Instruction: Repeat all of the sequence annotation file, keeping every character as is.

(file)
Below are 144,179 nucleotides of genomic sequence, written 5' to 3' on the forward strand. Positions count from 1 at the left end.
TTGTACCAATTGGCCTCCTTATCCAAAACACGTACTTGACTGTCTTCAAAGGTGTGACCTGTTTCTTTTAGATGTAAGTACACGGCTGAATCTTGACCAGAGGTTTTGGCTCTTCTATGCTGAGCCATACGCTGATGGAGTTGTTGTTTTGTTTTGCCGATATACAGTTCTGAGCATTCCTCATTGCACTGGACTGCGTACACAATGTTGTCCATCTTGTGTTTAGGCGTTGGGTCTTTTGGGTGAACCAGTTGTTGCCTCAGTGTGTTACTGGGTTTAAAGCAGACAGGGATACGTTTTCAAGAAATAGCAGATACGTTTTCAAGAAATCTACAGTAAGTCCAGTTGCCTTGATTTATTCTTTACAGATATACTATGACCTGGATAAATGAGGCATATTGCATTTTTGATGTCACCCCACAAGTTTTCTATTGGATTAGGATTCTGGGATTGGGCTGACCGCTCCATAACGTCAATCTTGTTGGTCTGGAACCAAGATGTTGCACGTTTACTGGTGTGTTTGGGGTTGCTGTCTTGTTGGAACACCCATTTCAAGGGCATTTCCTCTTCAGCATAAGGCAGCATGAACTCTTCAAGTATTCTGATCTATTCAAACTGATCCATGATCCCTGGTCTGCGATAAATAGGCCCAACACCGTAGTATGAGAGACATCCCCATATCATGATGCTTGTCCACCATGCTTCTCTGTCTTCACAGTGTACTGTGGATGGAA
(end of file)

Below are 144,179 nucleotides of genomic sequence, written 5' to 3' on the forward strand. Positions count from 1 at the left end.
TTGTACCAATTGGCCTCCTTATCCAAAACACGTACTTGACTGTCTTCAAAGGTGTGACCTGTTTCTTTTAGATGTAAGTACACGGCTGAATCTTGACCAGAGGTTTTGGCTCTTCTATGCTGAGCCATACGCTGATGGAGTTGTTGTTTTGTTTTGCCGATATACAGTTCTGAGCATTCCTCATTGCACTGGACTGCGTACACAATGTTGTCCATCTTGTGTTTAGGCGTTGGGTCTTTTGGGTGAACCAGTTGTTGCCTCAGTGTGTTACTGGGTTTAAAGCAGACAGGGATACGTTTTCAAGAAATAGCAGATACGTTTTCAAGAAATCTACAGTAAGTCCAGTTGCCTTGATTTATTCTTTACAGATATACTATGACCTGGATAAATGAGGCATATTGCATTTTTGATGTCACCCCACAAGTTTTCTATTGGATTAGGATTCTGGGATTGGGCTGACCGCTCCATAACGTCAATCTTGTTGGTCTGGAACCAAGATGTTGCACGTTTACTGGTGTGTTTGGGGTTGCTGTCTTGTTGGAACACCCATTTCAAGGGCATTTCCTCTTCAGCATAAGGCAGCATGAACTCTTCAAGTATTCTGATCTATTCAAACTGATCCATGATCCCTGGTCTGCGATAAATAGGCCCAACACCGTAGTATGAGAGACATCCCCATATCATGATGCTTGTCCACCATGCTTCTCTGTCTTCACAGTGTACTGTGGATGGAA